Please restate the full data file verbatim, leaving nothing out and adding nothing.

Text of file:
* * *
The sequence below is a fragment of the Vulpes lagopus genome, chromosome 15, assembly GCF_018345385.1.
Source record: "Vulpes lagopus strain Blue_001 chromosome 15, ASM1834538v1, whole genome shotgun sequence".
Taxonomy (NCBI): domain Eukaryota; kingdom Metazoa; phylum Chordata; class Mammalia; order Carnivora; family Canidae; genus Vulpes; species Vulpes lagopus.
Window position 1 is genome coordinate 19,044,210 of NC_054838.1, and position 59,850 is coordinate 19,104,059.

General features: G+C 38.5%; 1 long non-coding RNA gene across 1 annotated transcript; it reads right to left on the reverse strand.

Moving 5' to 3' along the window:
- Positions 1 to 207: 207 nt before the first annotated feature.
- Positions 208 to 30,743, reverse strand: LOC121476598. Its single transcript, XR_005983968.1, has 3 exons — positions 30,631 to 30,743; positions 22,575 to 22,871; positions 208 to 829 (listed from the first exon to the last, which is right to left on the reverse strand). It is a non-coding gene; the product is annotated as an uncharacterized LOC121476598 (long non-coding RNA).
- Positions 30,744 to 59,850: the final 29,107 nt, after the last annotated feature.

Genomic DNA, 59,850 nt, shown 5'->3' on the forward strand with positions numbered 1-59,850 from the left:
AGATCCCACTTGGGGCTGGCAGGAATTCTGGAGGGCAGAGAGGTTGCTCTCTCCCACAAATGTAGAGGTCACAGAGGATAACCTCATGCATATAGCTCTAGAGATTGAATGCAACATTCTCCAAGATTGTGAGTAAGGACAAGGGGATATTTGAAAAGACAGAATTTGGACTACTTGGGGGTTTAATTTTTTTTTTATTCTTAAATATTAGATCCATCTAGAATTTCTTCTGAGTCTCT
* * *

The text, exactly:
The sequence below is a fragment of the Vulpes lagopus genome, chromosome 15, assembly GCF_018345385.1.
Source record: "Vulpes lagopus strain Blue_001 chromosome 15, ASM1834538v1, whole genome shotgun sequence".
Taxonomy (NCBI): domain Eukaryota; kingdom Metazoa; phylum Chordata; class Mammalia; order Carnivora; family Canidae; genus Vulpes; species Vulpes lagopus.
Window position 1 is genome coordinate 19,044,210 of NC_054838.1, and position 59,850 is coordinate 19,104,059.

General features: G+C 38.5%; 1 long non-coding RNA gene across 1 annotated transcript; it reads right to left on the reverse strand.

Moving 5' to 3' along the window:
- Positions 1 to 207: 207 nt before the first annotated feature.
- Positions 208 to 30,743, reverse strand: LOC121476598. Its single transcript, XR_005983968.1, has 3 exons — positions 30,631 to 30,743; positions 22,575 to 22,871; positions 208 to 829 (listed from the first exon to the last, which is right to left on the reverse strand). It is a non-coding gene; the product is annotated as an uncharacterized LOC121476598 (long non-coding RNA).
- Positions 30,744 to 59,850: the final 29,107 nt, after the last annotated feature.

Genomic DNA, 59,850 nt, shown 5'->3' on the forward strand with positions numbered 1-59,850 from the left:
AGATCCCACTTGGGGCTGGCAGGAATTCTGGAGGGCAGAGAGGTTGCTCTCTCCCACAAATGTAGAGGTCACAGAGGATAACCTCATGCATATAGCTCTAGAGATTGAATGCAACATTCTCCAAGATTGTGAGTAAGGACAAGGGGATATTTGAAAAGACAGAATTTGGACTACTTGGGGGTTTAATTTTTTTTTTATTCTTAAATATTAGATCCATCTAGAATTTCTTCTGAGTCTCT